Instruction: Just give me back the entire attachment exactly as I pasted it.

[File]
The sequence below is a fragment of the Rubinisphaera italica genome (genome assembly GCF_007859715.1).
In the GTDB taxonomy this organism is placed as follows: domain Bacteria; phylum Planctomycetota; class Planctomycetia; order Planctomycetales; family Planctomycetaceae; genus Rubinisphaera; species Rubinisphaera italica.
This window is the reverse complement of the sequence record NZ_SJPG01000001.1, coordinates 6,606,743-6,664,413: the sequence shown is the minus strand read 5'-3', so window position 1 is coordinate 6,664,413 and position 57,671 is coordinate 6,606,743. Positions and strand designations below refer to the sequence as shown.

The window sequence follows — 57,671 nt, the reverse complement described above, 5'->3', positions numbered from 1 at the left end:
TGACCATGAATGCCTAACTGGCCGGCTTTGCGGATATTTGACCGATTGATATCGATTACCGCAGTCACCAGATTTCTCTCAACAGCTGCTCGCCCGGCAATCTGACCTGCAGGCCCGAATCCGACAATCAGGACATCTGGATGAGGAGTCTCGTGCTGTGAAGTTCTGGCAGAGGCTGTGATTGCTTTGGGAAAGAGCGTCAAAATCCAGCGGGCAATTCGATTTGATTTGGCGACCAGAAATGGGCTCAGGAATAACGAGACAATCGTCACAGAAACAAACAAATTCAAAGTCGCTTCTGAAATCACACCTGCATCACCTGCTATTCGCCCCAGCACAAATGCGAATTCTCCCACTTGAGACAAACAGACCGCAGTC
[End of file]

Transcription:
The sequence below is a fragment of the Rubinisphaera italica genome (genome assembly GCF_007859715.1).
In the GTDB taxonomy this organism is placed as follows: domain Bacteria; phylum Planctomycetota; class Planctomycetia; order Planctomycetales; family Planctomycetaceae; genus Rubinisphaera; species Rubinisphaera italica.
This window is the reverse complement of the sequence record NZ_SJPG01000001.1, coordinates 6,606,743-6,664,413: the sequence shown is the minus strand read 5'-3', so window position 1 is coordinate 6,664,413 and position 57,671 is coordinate 6,606,743. Positions and strand designations below refer to the sequence as shown.

The window sequence follows — 57,671 nt, the reverse complement described above, 5'->3', positions numbered from 1 at the left end:
TGACCATGAATGCCTAACTGGCCGGCTTTGCGGATATTTGACCGATTGATATCGATTACCGCAGTCACCAGATTTCTCTCAACAGCTGCTCGCCCGGCAATCTGACCTGCAGGCCCGAATCCGACAATCAGGACATCTGGATGAGGAGTCTCGTGCTGTGAAGTTCTGGCAGAGGCTGTGATTGCTTTGGGAAAGAGCGTCAAAATCCAGCGGGCAATTCGATTTGATTTGGCGACCAGAAATGGGCTCAGGAATAACGAGACAATCGTCACAGAAACAAACAAATTCAAAGTCGCTTCTGAAATCACACCTGCATCACCTGCTATTCGCCCCAGCACAAATGCGAATTCTCCCACTTGAGACAAACAGACCGCAGTC